my name is redneck-life I have a 2008 3760 big horn ,my back right side tire is hitting on the shock, worn a hole almost all the way through it, it has been in the shop for about 4 weeks ,but no one can seem to found out what is going on, so they are just putting a new tire on and hoping,I just go away, I just hope I don't blow out a tire and kill someone. I feel something needs to be done to put this back on heartland or the axle company. I'm still paying the payment on a 5th wheel I feel is unsafe. Can anyone out there help:(

Scott
05-16-2007, 07:18 AM
I have forwarded some of your questions to engineering for some input from them, but I can tell you that the Trail-Air system is not the Mor-Ryde, they are designed differently, and the shocks do play a part in the Trail-Air riding smooth, so don't take them off. As for the angle of the shocks, I am getting an answer from someone who knows, but I know that the shocks are just part of the overall suspension solution that Trail-Air has designed and how they work exactly (like which angle is best) with their center piece has been carefully calculated. RVs are not cars, so it shouldn't surprise you when the shocks on these axles do not function the same way.
Regarding redneck-life's comments, both the dealer and Heartland and Lippert were not able to recreate the tire touching the shock. The conclusion was that this only could have happened when the coach was being turned at a severe angle. Everything measured exactly where it should be and the tire was not touching the shock; nor did it touch the shock under any typical turning scenarios that they attempted at the dealership. I told him via the phone when I talked to him a couple of weeks ago that beyond literally having Lippert and the dealer and Heartland customer service repair the coach and see that it works correctly under normal conditions, I wasn't sure what else there was to do. Outside of executing a severe turning angle for a prolonged period of time (going back and forth), we just could not recreate a situtation where the tire touched the shock.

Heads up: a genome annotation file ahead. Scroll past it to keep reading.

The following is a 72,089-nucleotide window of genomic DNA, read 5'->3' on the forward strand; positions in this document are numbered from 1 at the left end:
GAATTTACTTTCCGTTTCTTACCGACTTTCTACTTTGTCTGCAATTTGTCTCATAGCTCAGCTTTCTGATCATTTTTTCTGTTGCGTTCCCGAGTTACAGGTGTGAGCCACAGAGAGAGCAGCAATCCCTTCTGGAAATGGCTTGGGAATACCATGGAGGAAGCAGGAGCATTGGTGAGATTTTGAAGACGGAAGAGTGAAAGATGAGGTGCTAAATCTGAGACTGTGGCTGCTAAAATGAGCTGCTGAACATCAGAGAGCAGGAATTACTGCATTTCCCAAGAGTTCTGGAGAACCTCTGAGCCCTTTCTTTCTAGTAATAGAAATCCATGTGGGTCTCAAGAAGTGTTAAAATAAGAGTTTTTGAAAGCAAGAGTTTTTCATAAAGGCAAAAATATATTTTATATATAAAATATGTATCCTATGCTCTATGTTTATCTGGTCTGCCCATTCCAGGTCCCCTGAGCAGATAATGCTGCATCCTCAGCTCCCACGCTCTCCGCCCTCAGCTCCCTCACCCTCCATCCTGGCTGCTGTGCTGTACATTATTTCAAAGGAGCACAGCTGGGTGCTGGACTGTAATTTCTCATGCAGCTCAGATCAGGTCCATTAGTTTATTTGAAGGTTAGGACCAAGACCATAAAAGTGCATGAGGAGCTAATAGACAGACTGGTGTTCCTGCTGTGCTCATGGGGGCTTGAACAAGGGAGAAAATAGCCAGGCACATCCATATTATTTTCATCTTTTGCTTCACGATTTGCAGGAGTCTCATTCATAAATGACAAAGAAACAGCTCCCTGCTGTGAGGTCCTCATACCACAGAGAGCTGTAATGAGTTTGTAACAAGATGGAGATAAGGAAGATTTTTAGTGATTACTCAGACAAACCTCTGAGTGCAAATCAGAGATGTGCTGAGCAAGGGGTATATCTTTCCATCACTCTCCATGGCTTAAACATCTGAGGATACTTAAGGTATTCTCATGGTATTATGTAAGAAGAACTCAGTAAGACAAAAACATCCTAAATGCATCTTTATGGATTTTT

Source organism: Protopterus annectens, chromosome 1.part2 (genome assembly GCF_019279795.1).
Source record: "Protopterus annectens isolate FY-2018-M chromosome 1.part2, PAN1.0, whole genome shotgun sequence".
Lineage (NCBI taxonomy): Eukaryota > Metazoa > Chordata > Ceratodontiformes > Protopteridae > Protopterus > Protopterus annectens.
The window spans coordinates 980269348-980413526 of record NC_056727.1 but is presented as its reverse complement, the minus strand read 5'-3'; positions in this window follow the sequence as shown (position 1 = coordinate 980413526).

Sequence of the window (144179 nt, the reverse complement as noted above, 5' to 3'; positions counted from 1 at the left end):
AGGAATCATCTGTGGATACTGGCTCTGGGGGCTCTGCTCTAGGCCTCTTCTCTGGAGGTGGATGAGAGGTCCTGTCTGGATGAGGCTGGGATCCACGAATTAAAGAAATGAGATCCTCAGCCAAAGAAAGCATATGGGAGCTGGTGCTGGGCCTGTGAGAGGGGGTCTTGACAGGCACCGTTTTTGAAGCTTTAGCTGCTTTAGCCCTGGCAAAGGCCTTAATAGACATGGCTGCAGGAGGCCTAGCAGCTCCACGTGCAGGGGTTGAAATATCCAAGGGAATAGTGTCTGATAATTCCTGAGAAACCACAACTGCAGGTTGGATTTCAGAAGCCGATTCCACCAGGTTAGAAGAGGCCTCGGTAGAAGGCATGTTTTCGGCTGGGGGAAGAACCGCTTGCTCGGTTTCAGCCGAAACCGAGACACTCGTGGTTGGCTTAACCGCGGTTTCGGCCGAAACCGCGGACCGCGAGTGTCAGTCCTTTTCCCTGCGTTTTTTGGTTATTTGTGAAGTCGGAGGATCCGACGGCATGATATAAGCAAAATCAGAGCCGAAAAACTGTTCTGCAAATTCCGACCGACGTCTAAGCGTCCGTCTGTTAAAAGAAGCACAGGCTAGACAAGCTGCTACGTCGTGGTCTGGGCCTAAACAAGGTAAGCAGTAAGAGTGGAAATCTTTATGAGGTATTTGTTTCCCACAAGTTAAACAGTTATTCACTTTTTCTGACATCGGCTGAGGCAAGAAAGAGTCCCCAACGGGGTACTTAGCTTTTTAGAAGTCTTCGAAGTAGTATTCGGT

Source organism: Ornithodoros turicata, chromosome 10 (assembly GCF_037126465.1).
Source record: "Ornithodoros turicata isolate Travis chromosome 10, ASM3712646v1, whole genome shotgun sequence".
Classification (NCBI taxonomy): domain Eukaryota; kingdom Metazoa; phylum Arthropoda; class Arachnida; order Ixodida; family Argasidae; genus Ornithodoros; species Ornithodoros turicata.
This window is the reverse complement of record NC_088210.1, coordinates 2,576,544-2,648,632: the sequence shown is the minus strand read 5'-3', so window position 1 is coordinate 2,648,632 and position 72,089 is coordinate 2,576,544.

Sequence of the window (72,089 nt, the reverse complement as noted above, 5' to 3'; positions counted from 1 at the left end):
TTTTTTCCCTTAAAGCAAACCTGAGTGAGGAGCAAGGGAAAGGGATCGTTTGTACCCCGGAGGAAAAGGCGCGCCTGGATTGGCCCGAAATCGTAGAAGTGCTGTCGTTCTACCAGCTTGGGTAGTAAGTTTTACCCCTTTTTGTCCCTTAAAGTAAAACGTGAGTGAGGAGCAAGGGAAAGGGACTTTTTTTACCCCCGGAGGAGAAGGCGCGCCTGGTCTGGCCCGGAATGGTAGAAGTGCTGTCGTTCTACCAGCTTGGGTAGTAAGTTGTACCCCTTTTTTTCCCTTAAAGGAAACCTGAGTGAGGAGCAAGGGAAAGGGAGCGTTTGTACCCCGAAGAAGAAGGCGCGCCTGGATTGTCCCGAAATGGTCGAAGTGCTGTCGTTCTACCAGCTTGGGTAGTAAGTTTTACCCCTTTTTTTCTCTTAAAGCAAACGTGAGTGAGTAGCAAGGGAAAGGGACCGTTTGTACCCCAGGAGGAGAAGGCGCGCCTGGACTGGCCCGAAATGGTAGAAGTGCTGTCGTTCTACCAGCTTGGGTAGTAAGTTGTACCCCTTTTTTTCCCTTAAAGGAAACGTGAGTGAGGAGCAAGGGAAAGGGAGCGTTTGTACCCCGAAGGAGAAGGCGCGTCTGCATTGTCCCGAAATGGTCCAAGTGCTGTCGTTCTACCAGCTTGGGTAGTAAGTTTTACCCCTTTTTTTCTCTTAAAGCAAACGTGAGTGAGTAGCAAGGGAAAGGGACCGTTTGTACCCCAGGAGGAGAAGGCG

ST

davebennington
05-16-2007, 07:43 AM
Scott,

Thank you for the input. I have signed up for some minor maintenance at the rally. I was not aware of this problem before 2 days ago, is it possible for someone to take a quick look at my shocks/tire problem and let me know if I have a safety issue before we leave for home on Sunday?

dave

Scott
05-16-2007, 07:48 AM
Dave B. Yes, it possible for someone to look at it. Can you get some digital shots and send them to Jim Fenner. Call him at 574.262.8030 (fennerj@heartlandrvs.com).
ST

davebennington
05-16-2007, 08:06 AM
Scott,

Thank you, I will do it today.

dave

Forrest Fetherolf
05-16-2007, 10:41 AM